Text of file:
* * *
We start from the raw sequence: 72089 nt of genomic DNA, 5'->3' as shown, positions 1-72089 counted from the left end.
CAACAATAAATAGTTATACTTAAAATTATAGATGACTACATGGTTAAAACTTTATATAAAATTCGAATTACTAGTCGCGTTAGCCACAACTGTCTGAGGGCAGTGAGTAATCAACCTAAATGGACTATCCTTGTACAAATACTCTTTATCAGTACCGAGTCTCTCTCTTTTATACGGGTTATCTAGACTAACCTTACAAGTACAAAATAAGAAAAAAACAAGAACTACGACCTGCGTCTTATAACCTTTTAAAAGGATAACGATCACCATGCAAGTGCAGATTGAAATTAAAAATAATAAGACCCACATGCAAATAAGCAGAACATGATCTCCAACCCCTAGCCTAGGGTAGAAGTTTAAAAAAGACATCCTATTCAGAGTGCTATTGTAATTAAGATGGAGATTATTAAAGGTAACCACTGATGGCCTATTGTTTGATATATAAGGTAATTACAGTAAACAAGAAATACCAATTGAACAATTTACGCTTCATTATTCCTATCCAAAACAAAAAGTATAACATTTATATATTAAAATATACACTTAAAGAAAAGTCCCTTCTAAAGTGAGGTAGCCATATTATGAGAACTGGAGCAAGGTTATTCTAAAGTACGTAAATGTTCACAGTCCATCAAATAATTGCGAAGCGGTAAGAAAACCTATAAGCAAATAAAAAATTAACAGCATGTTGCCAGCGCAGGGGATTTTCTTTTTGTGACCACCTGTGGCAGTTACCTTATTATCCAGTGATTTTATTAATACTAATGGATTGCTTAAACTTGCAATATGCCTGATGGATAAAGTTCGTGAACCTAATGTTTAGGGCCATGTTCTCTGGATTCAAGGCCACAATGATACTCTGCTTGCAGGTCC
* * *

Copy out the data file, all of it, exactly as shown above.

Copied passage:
We start from the raw sequence: 72089 nt of genomic DNA, 5'->3' as shown, positions 1-72089 counted from the left end.
CAACAATAAATAGTTATACTTAAAATTATAGATGACTACATGGTTAAAACTTTATATAAAATTCGAATTACTAGTCGCGTTAGCCACAACTGTCTGAGGGCAGTGAGTAATCAACCTAAATGGACTATCCTTGTACAAATACTCTTTATCAGTACCGAGTCTCTCTCTTTTATACGGGTTATCTAGACTAACCTTACAAGTACAAAATAAGAAAAAAACAAGAACTACGACCTGCGTCTTATAACCTTTTAAAAGGATAACGATCACCATGCAAGTGCAGATTGAAATTAAAAATAATAAGACCCACATGCAAATAAGCAGAACATGATCTCCAACCCCTAGCCTAGGGTAGAAGTTTAAAAAAGACATCCTATTCAGAGTGCTATTGTAATTAAGATGGAGATTATTAAAGGTAACCACTGATGGCCTATTGTTTGATATATAAGGTAATTACAGTAAACAAGAAATACCAATTGAACAATTTACGCTTCATTATTCCTATCCAAAACAAAAAGTATAACATTTATATATTAAAATATACACTTAAAGAAAAGTCCCTTCTAAAGTGAGGTAGCCATATTATGAGAACTGGAGCAAGGTTATTCTAAAGTACGTAAATGTTCACAGTCCATCAAATAATTGCGAAGCGGTAAGAAAACCTATAAGCAAATAAAAAATTAACAGCATGTTGCCAGCGCAGGGGATTTTCTTTTTGTGACCACCTGTGGCAGTTACCTTATTATCCAGTGATTTTATTAATACTAATGGATTGCTTAAACTTGCAATATGCCTGATGGATAAAGTTCGTGAACCTAATGTTTAGGGCCATGTTCTCTGGATTCAAGGCCACAATGATACTCTGCTTGCAGGTCC